Wednesday: After dinner we have something called U.M.E. (pronounced ooh-meh). It's like a "union" of missionary groups. Basically we are all in a group for a different country (Though Argentina is split into four groups geographically) and we get together with our group to pray for that country and occasionally plan missions trips. The last two weeks we've met together for a while and then split up into our groups.
Thursday: After dinner we have more study hours from 8:30 to 9:15. Then we normally have a Word of Life missionary come to our room and share with us. This is much like "compartir" just with a missionary. From my experience, you're lucky to be asleep before midnight on these days.
Friday: Because many students leave for ministry for the weekend on Friday, instead of having study hours after lunch we go straight to our sports/work (soccer for me), then we're free for the rest of the afternoon.

Saturday: Breakfast is at 8:00am. We will be having choir practice (we're starting a singing group to go around to churches, schools, etc.) on Saturdays, but other than that, I believe Saturdays are totally free.

Sunday: Breakfast is at 8:30? (I think) Church is at 10 (I think) :). Lunch is at 1:00, like normal, then we have the afternoon to ourselves.

We will often go into town on weekends, because those are the only days we have enough time to go. We have to get permission to leave campus, and town (Monte) is like a 20 minute walk. It's a nice walk, though.

Well, study hours are over, so, that's all for now!

Friday, September 10, 2010

What I Have Finally Learned from Daniel!

“God allows hard things in our lives so we can show the world that our God is great and that knowing Him brings peace and joy, even when life is hard.”

In the wake of Daniel’s death, I have found this statement to be truer than I could have ever imagined. God has used Daniel’s death in so many ways to bring glory to Himself. Who are we to question God’s plan or timing, all that we can do is seek peace and joy in Him – seeking always to bring Him more glory.

Seeking God’s glory in everything is one thing that I know Daniel thought about more than anyone else I have ever known.  I know this, because he talked about it. All the time. As humans, we talk about the things that mean the most to us, and Daniel’s conversation fell into two categories: living for the glory of God, and programming for the glory of God. Though he had many quirks and was significantly different than me, the thing for which I remember him most is this: He was always seeking to live for the glory of God!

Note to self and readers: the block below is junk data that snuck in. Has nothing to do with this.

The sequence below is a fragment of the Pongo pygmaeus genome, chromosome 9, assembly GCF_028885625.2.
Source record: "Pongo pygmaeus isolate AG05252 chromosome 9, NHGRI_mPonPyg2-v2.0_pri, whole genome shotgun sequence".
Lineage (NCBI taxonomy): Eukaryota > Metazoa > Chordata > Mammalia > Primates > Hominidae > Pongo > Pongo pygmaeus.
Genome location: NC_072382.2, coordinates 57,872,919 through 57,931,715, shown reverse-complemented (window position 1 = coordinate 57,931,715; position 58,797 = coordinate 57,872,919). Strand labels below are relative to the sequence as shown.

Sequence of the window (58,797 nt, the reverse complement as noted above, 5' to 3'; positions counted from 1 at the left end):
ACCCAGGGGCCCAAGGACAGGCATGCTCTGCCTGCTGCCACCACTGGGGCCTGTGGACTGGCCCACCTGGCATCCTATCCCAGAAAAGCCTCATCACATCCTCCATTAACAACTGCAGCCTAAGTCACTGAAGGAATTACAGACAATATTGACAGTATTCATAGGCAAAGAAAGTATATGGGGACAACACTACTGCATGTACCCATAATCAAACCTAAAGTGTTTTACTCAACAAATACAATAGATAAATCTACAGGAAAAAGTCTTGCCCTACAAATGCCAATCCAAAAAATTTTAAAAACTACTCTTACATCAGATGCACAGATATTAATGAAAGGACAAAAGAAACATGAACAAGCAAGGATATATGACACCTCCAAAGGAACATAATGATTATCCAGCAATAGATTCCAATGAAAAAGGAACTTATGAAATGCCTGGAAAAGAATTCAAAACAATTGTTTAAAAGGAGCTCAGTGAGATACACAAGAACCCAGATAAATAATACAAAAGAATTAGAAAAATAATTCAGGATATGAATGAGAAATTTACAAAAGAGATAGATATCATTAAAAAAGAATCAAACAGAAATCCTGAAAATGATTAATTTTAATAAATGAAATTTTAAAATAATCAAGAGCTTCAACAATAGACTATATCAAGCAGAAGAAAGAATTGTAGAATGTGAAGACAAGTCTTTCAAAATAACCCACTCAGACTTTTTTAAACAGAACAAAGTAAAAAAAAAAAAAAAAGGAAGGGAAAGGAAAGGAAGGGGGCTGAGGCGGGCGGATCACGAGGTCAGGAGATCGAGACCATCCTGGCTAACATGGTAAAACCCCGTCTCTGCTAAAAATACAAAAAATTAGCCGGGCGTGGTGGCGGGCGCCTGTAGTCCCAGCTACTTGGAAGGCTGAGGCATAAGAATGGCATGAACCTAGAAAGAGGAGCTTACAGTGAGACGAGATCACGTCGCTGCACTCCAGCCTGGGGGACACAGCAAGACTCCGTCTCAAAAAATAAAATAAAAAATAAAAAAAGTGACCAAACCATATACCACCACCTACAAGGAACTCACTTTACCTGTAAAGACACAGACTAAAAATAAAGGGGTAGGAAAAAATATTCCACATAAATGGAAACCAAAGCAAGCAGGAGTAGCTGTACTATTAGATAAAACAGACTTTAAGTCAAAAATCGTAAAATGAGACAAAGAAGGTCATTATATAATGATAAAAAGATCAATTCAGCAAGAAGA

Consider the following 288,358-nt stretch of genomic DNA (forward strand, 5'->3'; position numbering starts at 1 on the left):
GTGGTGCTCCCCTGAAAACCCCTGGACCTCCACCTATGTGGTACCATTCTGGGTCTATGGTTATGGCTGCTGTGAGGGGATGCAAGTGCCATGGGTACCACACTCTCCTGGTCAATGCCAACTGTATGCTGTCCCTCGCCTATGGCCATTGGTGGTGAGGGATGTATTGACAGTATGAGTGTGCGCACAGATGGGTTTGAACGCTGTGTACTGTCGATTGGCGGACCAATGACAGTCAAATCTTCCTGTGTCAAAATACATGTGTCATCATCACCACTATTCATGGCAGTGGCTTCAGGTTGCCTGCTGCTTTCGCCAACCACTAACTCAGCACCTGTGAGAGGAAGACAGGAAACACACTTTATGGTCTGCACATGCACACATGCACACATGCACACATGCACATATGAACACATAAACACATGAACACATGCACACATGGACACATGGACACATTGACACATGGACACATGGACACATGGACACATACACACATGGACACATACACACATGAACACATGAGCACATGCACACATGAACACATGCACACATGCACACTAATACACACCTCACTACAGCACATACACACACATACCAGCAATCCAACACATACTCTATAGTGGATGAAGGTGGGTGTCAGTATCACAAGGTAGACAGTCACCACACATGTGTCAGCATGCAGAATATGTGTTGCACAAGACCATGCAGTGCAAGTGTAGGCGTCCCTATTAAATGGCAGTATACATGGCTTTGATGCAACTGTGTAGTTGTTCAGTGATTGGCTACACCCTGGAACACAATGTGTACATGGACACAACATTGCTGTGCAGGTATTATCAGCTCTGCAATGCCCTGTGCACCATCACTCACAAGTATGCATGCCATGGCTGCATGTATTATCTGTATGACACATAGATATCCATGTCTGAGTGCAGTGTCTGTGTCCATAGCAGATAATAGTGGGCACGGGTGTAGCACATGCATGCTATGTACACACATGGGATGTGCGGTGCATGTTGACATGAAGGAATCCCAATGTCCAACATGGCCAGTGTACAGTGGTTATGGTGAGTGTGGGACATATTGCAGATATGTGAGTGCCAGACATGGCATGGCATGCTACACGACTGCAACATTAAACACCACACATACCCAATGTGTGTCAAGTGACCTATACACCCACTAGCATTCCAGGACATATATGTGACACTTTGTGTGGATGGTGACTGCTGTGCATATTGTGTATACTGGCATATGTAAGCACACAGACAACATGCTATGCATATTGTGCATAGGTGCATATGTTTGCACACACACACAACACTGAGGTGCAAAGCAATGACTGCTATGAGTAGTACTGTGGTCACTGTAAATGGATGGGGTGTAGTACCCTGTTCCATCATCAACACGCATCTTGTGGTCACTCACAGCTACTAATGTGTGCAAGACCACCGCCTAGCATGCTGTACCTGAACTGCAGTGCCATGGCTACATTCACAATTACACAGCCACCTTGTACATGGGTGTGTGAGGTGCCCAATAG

I have just finished reading Francis Chan’s book “Crazy Love” and found this quotation by C.S. Lewis that reminded me of Daniel, and was very challenged: “If you read history you will find that the Christians who did most for the present world were precisely those who thought most of the next. It is since Christians have largely ceased to think of the other world that they have become so ineffective in this.

Daniel and I were very different people in almost every aspect, including this one. I wanted to bring glory to God, but really only as far as it fit into my plan for my life. Though I am ashamed to admit it, I have always thought more of this life than the next. I have wanted my career and family, and to serve God with the leftovers of my life. I am only now beginning to learn the most important thing in life—what it really means to live for Christ and to trust Him with and for everything.

I am beginning to see that sadly, to my own discredit, I have learned more from Daniel in his death than in his life. I am beginning to see the devotion and faith that Daniel had for God, and to want that for myself. I am finally beginning to pursue God instead of what should have been my biggest fear—succeeding at things in life that don’t really matter. Now, don’t get me wrong, Daniel had plenty of faults, but there is a lot that we can learn from him here.

I have found that in the words of Francis’, I haven’t really wanted to be saved from my sin, just the penalty of it. “We must genuinely hate sin and be truly sorry for it; not merely sorry that God will punish us for it!” I have also found myself guilty of loving everything (the things/family/friends) God has given me more than the God who is everything. The question that really challenged me, however, was this: “What are you doing right now that requires faith?” Can you think of even one thing?